King Charles's Head, Caesar's Wife, and Shared Knowledge

In reading 19th century primary sources—diaries, poetry, essays, etc—I'm struck by how allusive the writing is. References to Milton, Chaucer, biblical parables, mythology, ancient historical figures, military history, and of course Latin and Greek phrases are frequent and typically without explanation. There was a seemingly vast store of what was considered common, shared knowledge. This knowledge was expected of all those who had attained a certain level of education and who shared a particular socio-economic status. I wonder, how much of that is left? Judging by me—a supposedly well-educated member of a certain class— not that much.

The image above shows part of a test my mother took in about 1951. It was the Language Arts section of the supervisory license for New York City. In other words this was part of what was expected of those hoping to become a New York City public school principal.

Of a total of 75, there were about 46 I could eke by with, and several more that I'd heard of but was vague about. Here are a few of the 18 or so of which I had no definitive knowledge, along with my first association:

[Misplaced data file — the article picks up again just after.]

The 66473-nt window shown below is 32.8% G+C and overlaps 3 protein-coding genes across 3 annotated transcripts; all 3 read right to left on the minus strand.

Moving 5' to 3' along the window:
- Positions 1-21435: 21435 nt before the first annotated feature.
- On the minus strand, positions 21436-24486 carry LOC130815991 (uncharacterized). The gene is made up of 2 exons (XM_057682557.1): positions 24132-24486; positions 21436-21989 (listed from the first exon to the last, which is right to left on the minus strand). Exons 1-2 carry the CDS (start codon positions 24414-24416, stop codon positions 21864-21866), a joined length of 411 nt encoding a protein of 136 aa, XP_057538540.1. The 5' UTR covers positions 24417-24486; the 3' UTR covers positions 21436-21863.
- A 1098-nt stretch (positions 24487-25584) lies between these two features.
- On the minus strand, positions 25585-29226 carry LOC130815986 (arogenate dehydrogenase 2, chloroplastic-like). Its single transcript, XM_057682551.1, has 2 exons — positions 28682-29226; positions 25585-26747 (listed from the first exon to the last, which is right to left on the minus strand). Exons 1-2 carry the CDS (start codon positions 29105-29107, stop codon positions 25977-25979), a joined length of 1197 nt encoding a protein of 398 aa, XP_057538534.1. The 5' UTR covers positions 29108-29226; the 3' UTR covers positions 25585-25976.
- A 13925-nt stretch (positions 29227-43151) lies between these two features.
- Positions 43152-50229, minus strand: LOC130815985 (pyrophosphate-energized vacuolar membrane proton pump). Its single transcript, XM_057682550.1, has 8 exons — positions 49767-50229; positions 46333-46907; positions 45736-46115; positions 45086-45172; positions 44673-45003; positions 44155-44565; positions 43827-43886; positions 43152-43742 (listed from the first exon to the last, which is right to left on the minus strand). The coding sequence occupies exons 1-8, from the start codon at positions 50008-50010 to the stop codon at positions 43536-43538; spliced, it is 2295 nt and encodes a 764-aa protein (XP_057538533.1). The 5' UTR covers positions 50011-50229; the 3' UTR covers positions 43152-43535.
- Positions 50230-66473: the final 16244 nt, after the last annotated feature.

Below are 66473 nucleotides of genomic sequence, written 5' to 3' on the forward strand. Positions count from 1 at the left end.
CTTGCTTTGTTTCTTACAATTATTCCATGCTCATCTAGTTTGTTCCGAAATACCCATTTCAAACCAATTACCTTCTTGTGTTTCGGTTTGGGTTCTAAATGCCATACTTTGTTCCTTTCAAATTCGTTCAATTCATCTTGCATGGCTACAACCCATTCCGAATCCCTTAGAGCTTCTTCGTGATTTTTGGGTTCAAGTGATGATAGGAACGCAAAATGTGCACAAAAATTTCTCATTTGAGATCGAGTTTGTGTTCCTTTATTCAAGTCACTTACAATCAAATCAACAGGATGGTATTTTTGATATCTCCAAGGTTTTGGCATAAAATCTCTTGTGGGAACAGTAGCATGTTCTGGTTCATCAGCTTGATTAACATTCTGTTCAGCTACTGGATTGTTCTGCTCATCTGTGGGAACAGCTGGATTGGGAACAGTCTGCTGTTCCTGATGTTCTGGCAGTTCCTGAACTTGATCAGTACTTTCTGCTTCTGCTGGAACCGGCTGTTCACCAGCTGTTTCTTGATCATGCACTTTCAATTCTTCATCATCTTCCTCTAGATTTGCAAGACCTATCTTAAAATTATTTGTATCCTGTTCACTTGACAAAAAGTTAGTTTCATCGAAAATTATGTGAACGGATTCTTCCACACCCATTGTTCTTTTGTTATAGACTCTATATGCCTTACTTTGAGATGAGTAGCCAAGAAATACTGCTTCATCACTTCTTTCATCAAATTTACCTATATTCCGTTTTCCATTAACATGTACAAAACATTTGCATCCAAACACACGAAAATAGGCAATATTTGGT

Areopagus "Areopagitica". But what was that? Milton? What?
Golconda sounds vaguely decadent, like it might be around the corner from Gomorrah.
Barmecide feast  killing something? No, I've got nothing. 
Caesar's wife —Great Caesar's Ghost! Never heard this and it's really quite useful...
King Charles's Head perhaps some jolly English Protectorate gallows humor? (I especially liked learning this one)
Ananias   Nothing.
piling Pelion on Ossa  Complete news to me, this belongs with other Sisyphaean labors
Savoyard—  no idea --the French Revolution or Paris Commune?
to come a cropper —Again, never heard this and it's quite useful, rather like a dusty, antiquated "epic fail"
Ephebic Oath I should have known this but I didnt. I really came a cropper.

[Now I'm going to make a pitch for the invaluable Brewer's Dictionary of Phrase and Fable, first published in 1870. I picked it up by chance for $2.50 at a book sale on Shelter Island and wrote about it in an early post. It is one of the most quirky, varied, fascinating and delightful repositories of knowledge, both eminently useful and absurdly obscure.]

1 comment:

Doug Clouse said...

"Come a cropper" appears fairly frequently in the Maisie Dobbs mysteries I've been reading lately. It means to come to injury, even death I think, but I don't know and am curious about the origin!


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